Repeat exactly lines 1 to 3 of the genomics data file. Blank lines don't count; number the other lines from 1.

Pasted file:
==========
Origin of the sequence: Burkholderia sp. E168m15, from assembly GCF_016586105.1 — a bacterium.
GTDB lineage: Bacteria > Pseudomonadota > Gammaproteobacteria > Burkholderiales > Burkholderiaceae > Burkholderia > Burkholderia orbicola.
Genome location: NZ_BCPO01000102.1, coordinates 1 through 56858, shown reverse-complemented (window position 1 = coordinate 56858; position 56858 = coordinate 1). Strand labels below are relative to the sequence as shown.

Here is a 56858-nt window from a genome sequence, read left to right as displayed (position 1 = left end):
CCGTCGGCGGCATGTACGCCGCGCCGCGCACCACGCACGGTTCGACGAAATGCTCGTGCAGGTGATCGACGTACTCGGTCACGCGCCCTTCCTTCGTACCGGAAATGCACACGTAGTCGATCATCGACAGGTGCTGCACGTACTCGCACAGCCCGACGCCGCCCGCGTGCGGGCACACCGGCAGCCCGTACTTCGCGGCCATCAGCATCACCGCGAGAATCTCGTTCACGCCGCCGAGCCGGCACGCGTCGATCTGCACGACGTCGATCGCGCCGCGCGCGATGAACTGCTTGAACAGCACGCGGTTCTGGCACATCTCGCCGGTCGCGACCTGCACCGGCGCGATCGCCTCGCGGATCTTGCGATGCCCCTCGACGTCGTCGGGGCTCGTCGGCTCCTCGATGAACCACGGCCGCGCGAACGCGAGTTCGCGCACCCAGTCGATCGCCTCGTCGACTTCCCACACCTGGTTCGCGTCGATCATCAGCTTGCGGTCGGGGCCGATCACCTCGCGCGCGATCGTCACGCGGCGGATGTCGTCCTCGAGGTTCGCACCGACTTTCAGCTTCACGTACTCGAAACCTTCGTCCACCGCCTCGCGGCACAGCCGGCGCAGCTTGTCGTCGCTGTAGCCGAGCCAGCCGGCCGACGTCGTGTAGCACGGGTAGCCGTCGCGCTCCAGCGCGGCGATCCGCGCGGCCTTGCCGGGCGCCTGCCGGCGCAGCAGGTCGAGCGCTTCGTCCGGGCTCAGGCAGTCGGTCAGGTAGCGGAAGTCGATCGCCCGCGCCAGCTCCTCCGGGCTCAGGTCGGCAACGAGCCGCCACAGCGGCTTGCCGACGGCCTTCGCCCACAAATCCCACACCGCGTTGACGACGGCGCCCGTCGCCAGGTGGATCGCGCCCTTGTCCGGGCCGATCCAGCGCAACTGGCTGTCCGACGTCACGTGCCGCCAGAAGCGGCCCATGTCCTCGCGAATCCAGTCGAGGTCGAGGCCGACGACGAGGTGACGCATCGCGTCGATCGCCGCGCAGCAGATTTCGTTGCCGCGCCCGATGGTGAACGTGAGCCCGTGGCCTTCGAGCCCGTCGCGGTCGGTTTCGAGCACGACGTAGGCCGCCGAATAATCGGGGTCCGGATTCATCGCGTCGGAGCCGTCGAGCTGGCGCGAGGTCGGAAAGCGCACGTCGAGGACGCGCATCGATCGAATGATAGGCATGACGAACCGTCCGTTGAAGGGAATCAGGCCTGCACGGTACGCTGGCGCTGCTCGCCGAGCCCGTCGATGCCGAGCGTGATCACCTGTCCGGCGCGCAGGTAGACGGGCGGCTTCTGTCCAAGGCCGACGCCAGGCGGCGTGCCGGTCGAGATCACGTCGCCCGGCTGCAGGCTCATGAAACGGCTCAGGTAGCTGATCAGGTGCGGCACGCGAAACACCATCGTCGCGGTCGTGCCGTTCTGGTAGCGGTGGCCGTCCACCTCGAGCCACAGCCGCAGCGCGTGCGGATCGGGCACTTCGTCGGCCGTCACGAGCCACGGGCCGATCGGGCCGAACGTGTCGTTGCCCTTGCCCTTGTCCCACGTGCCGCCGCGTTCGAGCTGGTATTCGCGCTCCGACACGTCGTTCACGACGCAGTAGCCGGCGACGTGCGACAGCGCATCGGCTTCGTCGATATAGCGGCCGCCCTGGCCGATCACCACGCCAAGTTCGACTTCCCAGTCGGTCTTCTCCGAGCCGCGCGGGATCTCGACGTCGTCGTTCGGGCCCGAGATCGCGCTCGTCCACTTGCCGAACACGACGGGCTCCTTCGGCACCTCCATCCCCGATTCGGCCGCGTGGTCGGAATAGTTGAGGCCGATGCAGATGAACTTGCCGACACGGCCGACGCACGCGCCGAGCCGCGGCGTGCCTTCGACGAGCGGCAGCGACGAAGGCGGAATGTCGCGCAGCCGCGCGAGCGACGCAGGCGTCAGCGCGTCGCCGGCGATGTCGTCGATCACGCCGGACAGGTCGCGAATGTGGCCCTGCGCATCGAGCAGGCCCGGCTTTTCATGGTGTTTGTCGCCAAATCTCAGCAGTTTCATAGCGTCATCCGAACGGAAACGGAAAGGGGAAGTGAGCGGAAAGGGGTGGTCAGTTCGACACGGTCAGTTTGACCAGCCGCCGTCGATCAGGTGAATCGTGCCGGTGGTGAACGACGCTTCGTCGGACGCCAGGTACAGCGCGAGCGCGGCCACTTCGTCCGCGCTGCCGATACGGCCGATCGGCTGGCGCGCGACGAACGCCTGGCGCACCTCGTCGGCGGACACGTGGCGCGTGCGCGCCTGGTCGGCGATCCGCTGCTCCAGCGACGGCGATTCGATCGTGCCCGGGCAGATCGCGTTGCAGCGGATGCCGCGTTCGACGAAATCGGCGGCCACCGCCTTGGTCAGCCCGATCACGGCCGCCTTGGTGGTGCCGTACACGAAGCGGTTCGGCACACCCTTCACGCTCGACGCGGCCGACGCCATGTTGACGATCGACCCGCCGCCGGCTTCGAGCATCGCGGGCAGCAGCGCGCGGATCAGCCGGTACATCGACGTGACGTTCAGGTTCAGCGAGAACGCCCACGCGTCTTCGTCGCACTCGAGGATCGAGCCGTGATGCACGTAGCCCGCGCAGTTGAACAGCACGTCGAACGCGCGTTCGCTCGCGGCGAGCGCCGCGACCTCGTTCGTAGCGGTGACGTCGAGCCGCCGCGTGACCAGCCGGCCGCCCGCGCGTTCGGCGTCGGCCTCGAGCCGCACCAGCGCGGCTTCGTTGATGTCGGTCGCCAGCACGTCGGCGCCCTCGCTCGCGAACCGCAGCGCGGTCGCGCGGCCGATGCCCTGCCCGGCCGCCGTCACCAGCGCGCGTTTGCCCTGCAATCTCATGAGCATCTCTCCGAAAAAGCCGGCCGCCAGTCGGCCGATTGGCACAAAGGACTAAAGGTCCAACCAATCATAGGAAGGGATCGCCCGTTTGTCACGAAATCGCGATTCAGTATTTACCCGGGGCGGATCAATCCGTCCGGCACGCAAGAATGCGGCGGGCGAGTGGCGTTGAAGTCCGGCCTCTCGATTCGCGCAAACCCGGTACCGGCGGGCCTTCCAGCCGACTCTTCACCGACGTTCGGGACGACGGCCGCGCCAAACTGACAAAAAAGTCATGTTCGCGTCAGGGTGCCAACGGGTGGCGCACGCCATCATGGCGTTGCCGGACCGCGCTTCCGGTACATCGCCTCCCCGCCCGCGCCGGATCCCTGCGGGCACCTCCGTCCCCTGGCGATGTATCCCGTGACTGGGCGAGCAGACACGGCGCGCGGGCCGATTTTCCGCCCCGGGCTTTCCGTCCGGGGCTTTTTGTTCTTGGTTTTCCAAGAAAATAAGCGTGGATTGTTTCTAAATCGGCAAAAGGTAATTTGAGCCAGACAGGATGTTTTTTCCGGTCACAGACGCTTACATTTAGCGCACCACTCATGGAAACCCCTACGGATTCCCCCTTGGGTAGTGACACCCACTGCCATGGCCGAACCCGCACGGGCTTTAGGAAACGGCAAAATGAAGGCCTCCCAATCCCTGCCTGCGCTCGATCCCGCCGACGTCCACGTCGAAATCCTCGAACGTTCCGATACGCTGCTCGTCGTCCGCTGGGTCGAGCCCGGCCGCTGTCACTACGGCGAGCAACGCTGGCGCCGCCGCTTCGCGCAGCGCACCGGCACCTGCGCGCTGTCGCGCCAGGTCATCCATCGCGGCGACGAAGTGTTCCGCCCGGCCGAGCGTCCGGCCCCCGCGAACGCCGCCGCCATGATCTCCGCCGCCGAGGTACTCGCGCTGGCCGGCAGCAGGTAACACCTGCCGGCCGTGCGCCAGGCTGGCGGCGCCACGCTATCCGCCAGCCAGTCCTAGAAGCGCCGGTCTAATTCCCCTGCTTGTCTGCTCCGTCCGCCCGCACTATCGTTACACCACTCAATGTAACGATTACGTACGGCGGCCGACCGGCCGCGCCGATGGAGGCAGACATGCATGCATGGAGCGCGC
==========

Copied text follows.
Origin of the sequence: Burkholderia sp. E168m15, from assembly GCF_016586105.1 — a bacterium.
GTDB lineage: Bacteria > Pseudomonadota > Gammaproteobacteria > Burkholderiales > Burkholderiaceae > Burkholderia > Burkholderia orbicola.
Genome location: NZ_BCPO01000102.1, coordinates 1 through 56858, shown reverse-complemented (window position 1 = coordinate 56858; position 56858 = coordinate 1). Strand labels below are relative to the sequence as shown.